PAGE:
Tripling of primary budget surplus target attributed to greater collection of taxes; curtailed returns, public investments
The Greek state’s over-performance in terms of achieving an eight-month primary budget surplus target, which exceeded the target three-fold – 3.157 billion euros over a prescribed 917 million euros – raised eyebrows in Athens and among institutional creditors this week.
However, criticism that the Tsipras government is relying on increasingly heavy taxes, while at the same time skimping on covering arrears to the private sector and cutting back on already budgeted public investments again accompanied the announcement of the eight-month fiscal results.
Among the more than a dozen different taxes – direct and indirect – and surcharges detailed, the finance ministry said all categories reported an increase in revenue, when comparing the Jan-Aug 2018 period with the corresponding months of 2017. Increases in revenue ranged from 0.8 percent – an increase of 18 million euros in absolute terms – to 14.6 percent from various other “consumer” taxes, which brought in an additional 38 million euros.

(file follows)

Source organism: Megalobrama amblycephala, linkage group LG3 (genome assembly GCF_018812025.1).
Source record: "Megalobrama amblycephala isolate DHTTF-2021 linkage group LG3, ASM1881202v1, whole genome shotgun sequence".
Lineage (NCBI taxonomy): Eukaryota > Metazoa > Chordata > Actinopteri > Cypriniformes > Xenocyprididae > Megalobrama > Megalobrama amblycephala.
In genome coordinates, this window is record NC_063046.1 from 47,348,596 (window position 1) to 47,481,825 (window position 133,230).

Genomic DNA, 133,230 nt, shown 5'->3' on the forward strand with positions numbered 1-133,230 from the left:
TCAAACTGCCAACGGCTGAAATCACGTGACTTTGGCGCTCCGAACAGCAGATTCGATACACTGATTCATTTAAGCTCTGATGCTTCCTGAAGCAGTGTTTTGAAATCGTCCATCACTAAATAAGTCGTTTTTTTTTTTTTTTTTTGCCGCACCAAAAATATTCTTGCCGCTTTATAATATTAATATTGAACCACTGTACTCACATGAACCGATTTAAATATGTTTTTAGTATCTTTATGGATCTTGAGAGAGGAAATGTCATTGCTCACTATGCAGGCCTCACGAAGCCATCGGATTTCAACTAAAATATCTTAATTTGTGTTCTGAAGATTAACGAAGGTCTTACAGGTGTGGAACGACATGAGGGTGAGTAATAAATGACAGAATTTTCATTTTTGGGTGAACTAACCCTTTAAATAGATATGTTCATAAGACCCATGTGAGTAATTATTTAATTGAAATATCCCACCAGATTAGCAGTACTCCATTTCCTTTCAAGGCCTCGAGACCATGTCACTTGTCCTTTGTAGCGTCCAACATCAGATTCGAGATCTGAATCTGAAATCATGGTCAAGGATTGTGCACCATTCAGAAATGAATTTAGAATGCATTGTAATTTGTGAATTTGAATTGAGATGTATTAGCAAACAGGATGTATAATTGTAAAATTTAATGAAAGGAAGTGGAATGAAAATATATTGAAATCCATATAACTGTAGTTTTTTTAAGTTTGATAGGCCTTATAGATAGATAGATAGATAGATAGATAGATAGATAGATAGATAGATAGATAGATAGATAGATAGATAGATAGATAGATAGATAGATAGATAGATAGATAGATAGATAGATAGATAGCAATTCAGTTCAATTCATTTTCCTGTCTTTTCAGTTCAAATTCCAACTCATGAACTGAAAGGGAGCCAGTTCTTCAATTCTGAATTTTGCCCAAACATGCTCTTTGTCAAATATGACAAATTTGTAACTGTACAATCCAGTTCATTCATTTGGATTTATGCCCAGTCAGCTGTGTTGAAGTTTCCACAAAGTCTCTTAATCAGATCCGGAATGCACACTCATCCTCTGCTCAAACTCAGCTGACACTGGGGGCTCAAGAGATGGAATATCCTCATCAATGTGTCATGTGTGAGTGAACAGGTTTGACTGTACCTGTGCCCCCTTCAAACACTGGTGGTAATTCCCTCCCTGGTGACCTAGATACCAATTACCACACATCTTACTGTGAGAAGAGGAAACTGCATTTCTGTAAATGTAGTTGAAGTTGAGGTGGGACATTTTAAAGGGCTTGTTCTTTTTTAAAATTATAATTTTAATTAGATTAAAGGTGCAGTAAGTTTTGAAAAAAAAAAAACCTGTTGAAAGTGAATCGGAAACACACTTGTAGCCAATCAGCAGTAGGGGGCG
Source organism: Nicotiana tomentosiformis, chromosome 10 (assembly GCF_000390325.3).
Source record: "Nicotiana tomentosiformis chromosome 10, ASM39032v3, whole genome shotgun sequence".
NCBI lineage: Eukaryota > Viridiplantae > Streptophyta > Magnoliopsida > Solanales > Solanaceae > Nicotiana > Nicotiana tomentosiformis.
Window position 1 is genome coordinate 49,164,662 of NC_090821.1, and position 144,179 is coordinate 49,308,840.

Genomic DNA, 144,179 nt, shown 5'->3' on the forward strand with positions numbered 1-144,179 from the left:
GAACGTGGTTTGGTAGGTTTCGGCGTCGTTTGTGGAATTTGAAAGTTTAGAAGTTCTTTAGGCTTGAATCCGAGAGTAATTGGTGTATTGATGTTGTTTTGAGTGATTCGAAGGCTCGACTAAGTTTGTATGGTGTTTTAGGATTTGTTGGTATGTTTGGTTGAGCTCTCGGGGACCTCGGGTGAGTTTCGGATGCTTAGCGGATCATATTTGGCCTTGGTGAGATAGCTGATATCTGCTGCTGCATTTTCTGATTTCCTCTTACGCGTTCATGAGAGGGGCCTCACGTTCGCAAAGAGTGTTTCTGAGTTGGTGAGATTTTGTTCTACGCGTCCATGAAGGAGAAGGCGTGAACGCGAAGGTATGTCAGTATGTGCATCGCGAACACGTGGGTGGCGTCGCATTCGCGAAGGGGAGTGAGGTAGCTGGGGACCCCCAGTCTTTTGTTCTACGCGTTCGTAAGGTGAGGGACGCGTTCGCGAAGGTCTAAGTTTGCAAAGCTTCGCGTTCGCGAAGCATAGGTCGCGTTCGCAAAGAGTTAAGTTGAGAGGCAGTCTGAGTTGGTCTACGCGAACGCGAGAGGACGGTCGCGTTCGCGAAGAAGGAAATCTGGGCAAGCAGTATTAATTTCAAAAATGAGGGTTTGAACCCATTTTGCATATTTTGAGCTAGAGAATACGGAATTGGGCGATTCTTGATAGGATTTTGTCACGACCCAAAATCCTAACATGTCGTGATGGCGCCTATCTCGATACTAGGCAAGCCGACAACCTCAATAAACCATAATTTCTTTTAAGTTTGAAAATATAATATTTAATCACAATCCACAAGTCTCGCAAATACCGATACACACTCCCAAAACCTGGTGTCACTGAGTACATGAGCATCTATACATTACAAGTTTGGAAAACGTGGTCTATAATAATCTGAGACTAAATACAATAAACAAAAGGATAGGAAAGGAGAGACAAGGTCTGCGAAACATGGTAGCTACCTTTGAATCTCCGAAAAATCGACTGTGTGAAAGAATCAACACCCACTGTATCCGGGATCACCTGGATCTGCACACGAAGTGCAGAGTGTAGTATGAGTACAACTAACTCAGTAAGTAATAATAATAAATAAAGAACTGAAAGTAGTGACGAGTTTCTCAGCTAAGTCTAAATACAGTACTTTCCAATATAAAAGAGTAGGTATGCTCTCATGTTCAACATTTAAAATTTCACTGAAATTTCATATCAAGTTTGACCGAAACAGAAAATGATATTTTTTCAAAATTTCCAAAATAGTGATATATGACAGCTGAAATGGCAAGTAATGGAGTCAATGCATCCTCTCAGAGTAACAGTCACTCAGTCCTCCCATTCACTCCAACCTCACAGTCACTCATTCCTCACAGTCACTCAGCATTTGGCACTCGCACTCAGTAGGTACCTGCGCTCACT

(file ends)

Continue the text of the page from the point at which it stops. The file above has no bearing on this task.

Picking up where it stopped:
Conversely, taxes from business profits were down by 23.7 percent (346 million euros), mostly the result of an extension given to submit tax returns. Taxes generated from individual taxpayers were down a marginal 0.6 percent, and 30 million euros in absolute terms.
In terms of returning owed money to taxpayers, tax rebates reached 2.564 billion euros, down 402 million euros from the target of 2.965 billion euros.
Additionally, the public investment program allocated 1.435 million euros over the eight-month period, down 166 million from the target.
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